When I make up my list of books read for the year, I aim to choose about ten favorites, but I give myself permission to go higher or lower, depending on the books. 🙂 Here are my favorite books of the 68 read this year (but not published this year); each title links back to my review of it. They are favorites for different reasons. I may not have agreed with every point in every book, but each book greatly informed, helped, encouraged, touched, or convicted me in a big way.
Running Scared: Fear, Worry, and the God of Rest by Edward T. Welch. This would be my #1, top favorite, most helpful book read this year.
Out of a Far Country: A Gay Son’s Journey to God. A Broken Mother’s Search for Hope by Christopher and Angela Yuan. This would probably be #2. So astounding the way God brought both mother and son to Himself.
The rest of the books are in no particular order.
Becoming More Than a Good Bible Study Girl by Lysa TerKeurst was not necessarily about getting more out of your Bible reading, though that’s discussed: it’s more about “to move Bible study from our to-do list and just acquiring knowledge, to living out what God is teaching us, to enjoy a deeper connection with God.”
Being Mortal: Medicine and What Matters In the End by Atul Gawand. As I said in my review, if you plan on getting old or dying or helping parents as they age, you need to read this book. The author and I look at life from different worldviews, so I didn’t agree with every single point, but I so appreciated his honest look at aging and death and the multitudes of facets of it to think about.
The Girls of Atomic City: The Untold Story of the Women Who Helped Win World War II by Denise Kiernan was a fascinating look at the then-secret complex involved in processing uranium for the first atomic bomb – only most of the employees had no idea what that’s what they were doing until after the bomb was dropped.
I Dared to Call Him Father: The Miraculous Story of a Muslim Woman’s Encounter with God by Bilquis Sheikh. Bilquis was a Pakistani Muslim woman who began studying both the Bible and the Quran, searching for truth. Understanding that the Bible portrayed God as a loving Father was pivotal in turning her to faith in Jesus Christ.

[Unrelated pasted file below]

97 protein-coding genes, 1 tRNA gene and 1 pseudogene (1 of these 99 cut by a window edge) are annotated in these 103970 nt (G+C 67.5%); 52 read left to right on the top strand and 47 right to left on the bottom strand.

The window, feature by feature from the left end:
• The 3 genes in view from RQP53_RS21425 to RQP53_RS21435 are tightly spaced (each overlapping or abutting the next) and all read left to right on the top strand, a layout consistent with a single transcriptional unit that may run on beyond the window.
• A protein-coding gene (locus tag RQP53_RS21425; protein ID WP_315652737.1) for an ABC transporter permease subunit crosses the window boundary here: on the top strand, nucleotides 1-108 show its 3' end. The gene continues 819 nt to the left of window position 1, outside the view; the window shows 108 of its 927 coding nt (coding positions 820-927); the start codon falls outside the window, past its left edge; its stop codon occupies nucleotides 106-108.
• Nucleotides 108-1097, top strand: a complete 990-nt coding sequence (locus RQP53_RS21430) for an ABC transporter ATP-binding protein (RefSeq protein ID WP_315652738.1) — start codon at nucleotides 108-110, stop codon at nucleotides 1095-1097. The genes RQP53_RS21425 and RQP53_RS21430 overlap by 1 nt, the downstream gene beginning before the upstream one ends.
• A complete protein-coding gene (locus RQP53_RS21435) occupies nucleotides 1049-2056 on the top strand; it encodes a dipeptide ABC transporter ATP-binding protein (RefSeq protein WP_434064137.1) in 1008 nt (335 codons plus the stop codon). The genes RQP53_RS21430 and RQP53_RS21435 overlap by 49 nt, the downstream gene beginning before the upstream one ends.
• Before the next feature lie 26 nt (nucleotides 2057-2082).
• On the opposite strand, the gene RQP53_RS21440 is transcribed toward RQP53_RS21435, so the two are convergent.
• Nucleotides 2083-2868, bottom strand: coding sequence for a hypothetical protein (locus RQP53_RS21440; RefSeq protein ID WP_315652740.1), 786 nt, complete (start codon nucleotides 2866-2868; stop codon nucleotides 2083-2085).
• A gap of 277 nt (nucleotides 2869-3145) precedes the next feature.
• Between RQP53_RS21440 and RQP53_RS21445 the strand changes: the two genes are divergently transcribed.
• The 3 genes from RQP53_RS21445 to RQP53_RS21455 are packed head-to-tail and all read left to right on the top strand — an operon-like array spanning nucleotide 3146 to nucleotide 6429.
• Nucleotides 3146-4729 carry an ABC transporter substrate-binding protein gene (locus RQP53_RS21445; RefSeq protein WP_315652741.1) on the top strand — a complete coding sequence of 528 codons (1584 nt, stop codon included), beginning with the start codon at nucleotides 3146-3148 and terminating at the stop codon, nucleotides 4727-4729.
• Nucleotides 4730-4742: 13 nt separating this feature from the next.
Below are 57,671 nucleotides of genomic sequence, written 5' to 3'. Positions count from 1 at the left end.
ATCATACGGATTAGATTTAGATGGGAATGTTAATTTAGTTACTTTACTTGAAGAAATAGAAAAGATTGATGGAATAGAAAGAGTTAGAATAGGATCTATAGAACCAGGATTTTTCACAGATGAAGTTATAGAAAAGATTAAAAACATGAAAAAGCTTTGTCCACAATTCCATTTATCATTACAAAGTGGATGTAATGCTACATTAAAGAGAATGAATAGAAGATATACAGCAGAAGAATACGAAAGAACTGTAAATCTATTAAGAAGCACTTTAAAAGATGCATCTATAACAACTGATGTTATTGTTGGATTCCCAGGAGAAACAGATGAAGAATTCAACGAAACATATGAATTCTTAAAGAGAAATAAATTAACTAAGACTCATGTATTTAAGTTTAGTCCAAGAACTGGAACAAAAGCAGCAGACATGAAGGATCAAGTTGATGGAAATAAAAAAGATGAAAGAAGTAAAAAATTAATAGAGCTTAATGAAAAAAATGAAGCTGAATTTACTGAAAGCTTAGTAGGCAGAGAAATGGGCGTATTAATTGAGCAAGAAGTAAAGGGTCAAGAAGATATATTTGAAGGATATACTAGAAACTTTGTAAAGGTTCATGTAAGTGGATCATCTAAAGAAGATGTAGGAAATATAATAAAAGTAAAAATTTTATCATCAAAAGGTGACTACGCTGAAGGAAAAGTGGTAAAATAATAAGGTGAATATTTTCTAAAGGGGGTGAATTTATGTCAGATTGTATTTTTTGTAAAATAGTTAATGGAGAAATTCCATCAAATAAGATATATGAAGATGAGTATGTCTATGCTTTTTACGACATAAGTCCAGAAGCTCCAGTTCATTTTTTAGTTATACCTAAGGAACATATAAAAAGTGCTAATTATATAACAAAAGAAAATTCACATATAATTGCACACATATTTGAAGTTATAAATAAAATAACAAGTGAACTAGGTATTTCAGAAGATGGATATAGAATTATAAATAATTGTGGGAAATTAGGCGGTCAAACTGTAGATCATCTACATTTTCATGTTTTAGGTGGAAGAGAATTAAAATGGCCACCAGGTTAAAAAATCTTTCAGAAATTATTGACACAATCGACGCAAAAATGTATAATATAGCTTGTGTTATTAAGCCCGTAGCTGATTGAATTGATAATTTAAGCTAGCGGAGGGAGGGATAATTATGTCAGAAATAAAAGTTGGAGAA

Knowing God by J. I. Packer. I don’t know how I missed it all these years, but it definitely deserves its place as a Christian classic.
I Deserve a Donut (And Other Lies That Make You Eat) and Taste For Truth: A 30 Day Weight Loss Bible Study by Barb Raveling. I appreciate Barb’s straightforward style and the truths she brought out of her studies of the Bible. I need to reread them again already.
Walking With God in the Season of Motherhood by Melissa B. Kruger. I first read this because of a link I saw to a post on Melissa’s blog in order to see if I could recommend it to you moms and became convicted and instructed myself.
The Little Prince by Antoine de Saint-Exupéry started out really odd to me, but as the themes began to emerge and the layers unfolded, I loved it.
The Yearling by Marjorie Kinnan Rawlings is about a young boy who adopts a pet fawn, but on another level it’s about his own growing up. Loved this on many levels.
The Butterfly and the Violin by Kristy Cambron is about the search for the story behind a painting of a young woman with piercing eyes, a shaved head, and a number tattooed on her wrist holding a violin. A gripping, fascinating, heart-breaking, yet beautiful story.
The Swan House by Elizabeth Musser has several threads, but it’s mainly about a teen-age girl from a wealthy family in Atlanta in the 1960s facing family tragedy, becoming aware that her mother may have a more serious problem than an artistic temperament, becoming aware of the black community, and developing her faith. I love the two Musser books I have read and need to read the others.
Taken by Dee Henderson tells about a long-missing kidnap victim who escapes and then helps an investigator find and capture the people involved, who are part of a large network of abductors. Dee’s books are always fascinating to me, both in the story and in the characters journey of faith.
The Screwtape Letters by C. S. Lewis. This is another classic I just got to this year. Lewis’s cleverness as a writer and thinker shines here, and his way of expressing truth from the Enemy’s point of view really makes one think.
Most of the books I read this year affected me for the better in some way, but these stood out above the rest.
What were your favorite books read this year?
Semicolon‘s Saturday Review of Books